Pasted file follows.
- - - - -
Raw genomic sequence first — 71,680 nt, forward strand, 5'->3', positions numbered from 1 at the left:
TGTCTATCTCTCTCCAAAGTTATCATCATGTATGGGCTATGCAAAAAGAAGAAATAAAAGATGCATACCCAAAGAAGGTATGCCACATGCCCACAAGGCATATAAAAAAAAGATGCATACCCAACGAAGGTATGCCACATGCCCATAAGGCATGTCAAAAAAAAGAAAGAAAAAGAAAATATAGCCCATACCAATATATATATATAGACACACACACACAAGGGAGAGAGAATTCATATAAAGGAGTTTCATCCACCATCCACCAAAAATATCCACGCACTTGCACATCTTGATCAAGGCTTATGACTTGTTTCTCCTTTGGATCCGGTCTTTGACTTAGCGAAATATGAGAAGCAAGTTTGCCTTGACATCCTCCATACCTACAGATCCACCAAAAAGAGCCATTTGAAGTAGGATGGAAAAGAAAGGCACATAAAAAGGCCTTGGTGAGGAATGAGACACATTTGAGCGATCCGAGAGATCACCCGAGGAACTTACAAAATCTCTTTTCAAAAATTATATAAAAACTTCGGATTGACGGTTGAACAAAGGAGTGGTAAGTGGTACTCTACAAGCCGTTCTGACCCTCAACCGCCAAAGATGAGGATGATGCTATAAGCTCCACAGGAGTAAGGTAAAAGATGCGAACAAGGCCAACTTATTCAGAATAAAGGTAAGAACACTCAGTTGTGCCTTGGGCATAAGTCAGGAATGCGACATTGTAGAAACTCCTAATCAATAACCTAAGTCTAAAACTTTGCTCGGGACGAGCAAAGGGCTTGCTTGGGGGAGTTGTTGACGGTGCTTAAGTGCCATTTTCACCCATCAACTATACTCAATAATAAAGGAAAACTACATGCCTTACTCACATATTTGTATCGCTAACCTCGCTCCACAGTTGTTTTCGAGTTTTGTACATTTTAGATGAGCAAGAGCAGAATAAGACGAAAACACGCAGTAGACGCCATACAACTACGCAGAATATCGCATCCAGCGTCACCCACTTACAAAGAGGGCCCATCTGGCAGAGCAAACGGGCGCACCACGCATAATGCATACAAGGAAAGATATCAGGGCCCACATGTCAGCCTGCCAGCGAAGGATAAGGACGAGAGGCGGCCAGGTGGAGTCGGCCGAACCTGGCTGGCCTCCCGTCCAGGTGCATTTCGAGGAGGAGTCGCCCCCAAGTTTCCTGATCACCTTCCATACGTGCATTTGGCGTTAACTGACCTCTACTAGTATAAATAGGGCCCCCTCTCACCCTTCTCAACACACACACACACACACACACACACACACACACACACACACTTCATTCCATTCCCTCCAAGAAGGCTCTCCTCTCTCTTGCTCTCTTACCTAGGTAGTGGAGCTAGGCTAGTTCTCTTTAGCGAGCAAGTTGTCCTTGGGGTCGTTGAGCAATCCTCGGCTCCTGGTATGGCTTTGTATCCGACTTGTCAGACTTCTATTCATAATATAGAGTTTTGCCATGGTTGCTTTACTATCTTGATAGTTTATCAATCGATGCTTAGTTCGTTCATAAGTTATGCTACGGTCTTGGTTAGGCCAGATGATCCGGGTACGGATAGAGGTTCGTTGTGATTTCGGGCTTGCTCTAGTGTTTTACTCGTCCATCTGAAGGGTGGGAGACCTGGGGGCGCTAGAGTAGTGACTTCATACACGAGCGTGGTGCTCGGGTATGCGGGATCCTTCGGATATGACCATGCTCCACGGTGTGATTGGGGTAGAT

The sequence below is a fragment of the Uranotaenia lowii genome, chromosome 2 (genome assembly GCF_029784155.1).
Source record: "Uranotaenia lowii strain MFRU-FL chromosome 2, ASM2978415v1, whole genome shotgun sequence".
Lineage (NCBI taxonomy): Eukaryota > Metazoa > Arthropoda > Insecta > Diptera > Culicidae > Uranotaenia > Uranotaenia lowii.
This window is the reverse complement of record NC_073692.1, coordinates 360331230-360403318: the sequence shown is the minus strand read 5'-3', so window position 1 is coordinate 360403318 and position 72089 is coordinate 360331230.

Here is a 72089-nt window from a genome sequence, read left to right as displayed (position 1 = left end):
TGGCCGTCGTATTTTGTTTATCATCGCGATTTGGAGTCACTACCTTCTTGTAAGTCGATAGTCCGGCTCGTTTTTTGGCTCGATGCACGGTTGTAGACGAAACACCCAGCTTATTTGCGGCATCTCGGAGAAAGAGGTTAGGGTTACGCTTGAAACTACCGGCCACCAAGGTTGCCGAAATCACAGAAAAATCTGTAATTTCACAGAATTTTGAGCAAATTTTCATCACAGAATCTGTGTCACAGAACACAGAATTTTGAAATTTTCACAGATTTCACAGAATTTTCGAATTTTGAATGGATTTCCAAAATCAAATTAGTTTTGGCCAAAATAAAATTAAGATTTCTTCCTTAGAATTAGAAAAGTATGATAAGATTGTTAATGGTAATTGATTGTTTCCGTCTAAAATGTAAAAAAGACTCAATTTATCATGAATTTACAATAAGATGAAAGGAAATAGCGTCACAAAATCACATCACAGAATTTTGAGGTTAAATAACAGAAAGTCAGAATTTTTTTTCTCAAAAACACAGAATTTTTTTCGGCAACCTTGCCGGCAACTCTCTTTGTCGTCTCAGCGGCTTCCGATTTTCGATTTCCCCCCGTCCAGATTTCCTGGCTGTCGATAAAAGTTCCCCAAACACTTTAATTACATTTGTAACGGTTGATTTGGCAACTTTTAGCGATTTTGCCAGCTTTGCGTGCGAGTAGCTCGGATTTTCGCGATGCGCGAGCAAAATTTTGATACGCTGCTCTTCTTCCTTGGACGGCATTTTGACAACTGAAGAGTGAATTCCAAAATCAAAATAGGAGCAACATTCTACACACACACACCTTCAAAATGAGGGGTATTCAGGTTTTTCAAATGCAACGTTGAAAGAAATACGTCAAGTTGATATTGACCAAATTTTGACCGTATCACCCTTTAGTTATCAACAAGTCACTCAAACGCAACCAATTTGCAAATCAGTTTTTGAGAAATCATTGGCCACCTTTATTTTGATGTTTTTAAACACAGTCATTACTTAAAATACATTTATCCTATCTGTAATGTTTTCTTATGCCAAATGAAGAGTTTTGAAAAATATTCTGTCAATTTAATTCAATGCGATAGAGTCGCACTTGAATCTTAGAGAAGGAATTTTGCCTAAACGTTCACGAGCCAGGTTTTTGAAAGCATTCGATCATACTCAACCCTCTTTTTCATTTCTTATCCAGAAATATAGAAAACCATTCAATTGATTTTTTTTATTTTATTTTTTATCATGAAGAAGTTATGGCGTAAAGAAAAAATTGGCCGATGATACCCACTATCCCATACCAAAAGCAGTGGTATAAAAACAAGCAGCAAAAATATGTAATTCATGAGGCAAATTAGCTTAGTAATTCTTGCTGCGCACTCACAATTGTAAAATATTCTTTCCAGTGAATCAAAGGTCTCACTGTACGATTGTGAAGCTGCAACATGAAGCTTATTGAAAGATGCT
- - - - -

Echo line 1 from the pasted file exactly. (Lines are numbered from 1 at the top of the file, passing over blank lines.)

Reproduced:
Raw genomic sequence first — 71,680 nt, forward strand, 5'->3', positions numbered from 1 at the left: